Genital herpes is spread by having vaginal, anal, or oral sex with someone who has the virus. Using condoms can help lower the risk of giving or getting herpes.
How to prevent herpes
Genital herpes is spread from sexual skin-to-skin contact with someone who has it — including vaginal, anal, and oral sex. So the best way to avoid herpes and other STDs is to not have any contact with another person’s mouth or genitals.
But most people have sex at some point in their lives, so knowing how to have safer sex is important. Using protection like condoms and dental dams when you have sex helps to lower your risk of getting an STD.
Herpes can live on areas of your body that aren’t protected by condoms (like the scrotum, butt cheeks, upper thighs, and labia), so condoms won’t always protect you from herpes. But they do lower your chances of getting herpes.
Don’t have sex with anyone during a herpes outbreak, because that’s when it spreads the most easily. But herpes is usually passed when there are no sores or symptoms, so it’s important to use condoms and dental dams, even if everything looks and feels A-OK.
How can I make sure I don’t give anyone herpes?
If you find out that you have herpes, try not to freak out. There are a few ways that you can stop it from spreading to your partners and other parts of your body.
Always use condoms and dental dams during oral, anal, and vaginal sex.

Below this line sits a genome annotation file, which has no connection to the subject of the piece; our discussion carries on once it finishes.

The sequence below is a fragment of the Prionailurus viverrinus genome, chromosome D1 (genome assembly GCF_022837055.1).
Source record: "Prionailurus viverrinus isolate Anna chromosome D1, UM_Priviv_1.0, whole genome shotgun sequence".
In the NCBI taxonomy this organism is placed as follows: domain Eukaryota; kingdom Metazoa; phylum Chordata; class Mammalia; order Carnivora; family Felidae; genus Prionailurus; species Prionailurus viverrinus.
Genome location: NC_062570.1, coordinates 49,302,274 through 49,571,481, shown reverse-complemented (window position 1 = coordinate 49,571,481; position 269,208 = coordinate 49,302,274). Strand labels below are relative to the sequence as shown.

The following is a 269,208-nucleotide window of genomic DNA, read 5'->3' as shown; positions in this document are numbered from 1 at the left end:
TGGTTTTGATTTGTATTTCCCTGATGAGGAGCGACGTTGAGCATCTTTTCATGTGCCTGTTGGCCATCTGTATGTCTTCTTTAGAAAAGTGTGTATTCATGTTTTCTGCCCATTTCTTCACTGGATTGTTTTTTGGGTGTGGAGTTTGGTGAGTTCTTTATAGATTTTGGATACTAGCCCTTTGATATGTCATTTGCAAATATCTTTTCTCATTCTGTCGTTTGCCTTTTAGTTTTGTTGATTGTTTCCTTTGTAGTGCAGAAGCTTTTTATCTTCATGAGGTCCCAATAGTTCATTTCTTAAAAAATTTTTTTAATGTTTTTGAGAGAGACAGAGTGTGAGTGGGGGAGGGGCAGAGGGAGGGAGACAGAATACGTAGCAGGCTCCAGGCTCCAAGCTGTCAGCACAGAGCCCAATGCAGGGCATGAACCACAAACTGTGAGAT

Talk with your doctor about taking herpes medication every day, which can lower your chances of spreading herpes.
Don’t have sex during a herpes outbreak, even with a condom. There may be sores on places the condom doesn’t cover.
Learn how to tell when an outbreak is coming, and stop having sex right when you notice these signs. You may feel a burning, itching, or tingling feeling that lets you know you’re about to get sores.
Don’t have sex until your sores are totally gone, and the scabs heal and fall off.
Don’t touch your herpes sores, because you can spread the infection to other parts of your body or other people. If you touch a sore, wash your hands with soap and water right after.
Don’t wet contact lenses with spit — this might spread your oral herpes to your eye.
If you have a cold sore on your mouth, don't kiss anyone — especially babies, children, or pregnant women.
Always tell your sexual partners that you have herpes before you have sex, so you can work together to prevent it from spreading. Telling someone you have an STD can be hard, but herpes is super common and doesn’t lead to serious health problems. So try not to be too embarrassed or stressed out about it.
People who have herpes are twice as likely to get HIV as people who don’t. And people who have herpes and HIV have a much bigger chance of passing HIV to their partners. So it’s really important to use condoms to help protect yourself and your partner.